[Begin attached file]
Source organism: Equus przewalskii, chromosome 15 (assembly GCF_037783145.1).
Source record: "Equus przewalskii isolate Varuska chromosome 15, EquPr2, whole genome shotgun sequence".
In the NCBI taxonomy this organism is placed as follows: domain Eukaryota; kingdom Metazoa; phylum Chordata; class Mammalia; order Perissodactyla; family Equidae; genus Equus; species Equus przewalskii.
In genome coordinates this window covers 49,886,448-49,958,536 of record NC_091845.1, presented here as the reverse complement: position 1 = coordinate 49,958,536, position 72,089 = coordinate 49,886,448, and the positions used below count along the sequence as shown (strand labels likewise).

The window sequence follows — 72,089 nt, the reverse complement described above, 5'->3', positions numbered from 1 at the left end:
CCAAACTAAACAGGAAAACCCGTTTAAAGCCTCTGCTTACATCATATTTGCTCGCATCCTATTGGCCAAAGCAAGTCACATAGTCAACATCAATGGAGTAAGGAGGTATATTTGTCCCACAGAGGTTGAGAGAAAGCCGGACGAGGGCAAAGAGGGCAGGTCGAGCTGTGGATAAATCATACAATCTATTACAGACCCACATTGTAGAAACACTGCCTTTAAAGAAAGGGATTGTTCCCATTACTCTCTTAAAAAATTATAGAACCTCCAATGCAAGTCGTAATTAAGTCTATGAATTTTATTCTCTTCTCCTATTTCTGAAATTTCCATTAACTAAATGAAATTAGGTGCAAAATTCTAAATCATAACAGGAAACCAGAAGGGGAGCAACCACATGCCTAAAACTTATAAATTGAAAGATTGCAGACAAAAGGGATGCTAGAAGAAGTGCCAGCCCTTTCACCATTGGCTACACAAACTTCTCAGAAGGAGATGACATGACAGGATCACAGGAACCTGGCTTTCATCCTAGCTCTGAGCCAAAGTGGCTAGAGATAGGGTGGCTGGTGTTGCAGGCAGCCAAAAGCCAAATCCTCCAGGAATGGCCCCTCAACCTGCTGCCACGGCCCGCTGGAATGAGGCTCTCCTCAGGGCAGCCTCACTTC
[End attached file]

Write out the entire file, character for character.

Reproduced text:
Source organism: Equus przewalskii, chromosome 15 (assembly GCF_037783145.1).
Source record: "Equus przewalskii isolate Varuska chromosome 15, EquPr2, whole genome shotgun sequence".
In the NCBI taxonomy this organism is placed as follows: domain Eukaryota; kingdom Metazoa; phylum Chordata; class Mammalia; order Perissodactyla; family Equidae; genus Equus; species Equus przewalskii.
In genome coordinates this window covers 49,886,448-49,958,536 of record NC_091845.1, presented here as the reverse complement: position 1 = coordinate 49,958,536, position 72,089 = coordinate 49,886,448, and the positions used below count along the sequence as shown (strand labels likewise).

The window sequence follows — 72,089 nt, the reverse complement described above, 5'->3', positions numbered from 1 at the left end:
CCAAACTAAACAGGAAAACCCGTTTAAAGCCTCTGCTTACATCATATTTGCTCGCATCCTATTGGCCAAAGCAAGTCACATAGTCAACATCAATGGAGTAAGGAGGTATATTTGTCCCACAGAGGTTGAGAGAAAGCCGGACGAGGGCAAAGAGGGCAGGTCGAGCTGTGGATAAATCATACAATCTATTACAGACCCACATTGTAGAAACACTGCCTTTAAAGAAAGGGATTGTTCCCATTACTCTCTTAAAAAATTATAGAACCTCCAATGCAAGTCGTAATTAAGTCTATGAATTTTATTCTCTTCTCCTATTTCTGAAATTTCCATTAACTAAATGAAATTAGGTGCAAAATTCTAAATCATAACAGGAAACCAGAAGGGGAGCAACCACATGCCTAAAACTTATAAATTGAAAGATTGCAGACAAAAGGGATGCTAGAAGAAGTGCCAGCCCTTTCACCATTGGCTACACAAACTTCTCAGAAGGAGATGACATGACAGGATCACAGGAACCTGGCTTTCATCCTAGCTCTGAGCCAAAGTGGCTAGAGATAGGGTGGCTGGTGTTGCAGGCAGCCAAAAGCCAAATCCTCCAGGAATGGCCCCTCAACCTGCTGCCACGGCCCGCTGGAATGAGGCTCTCCTCAGGGCAGCCTCACTTC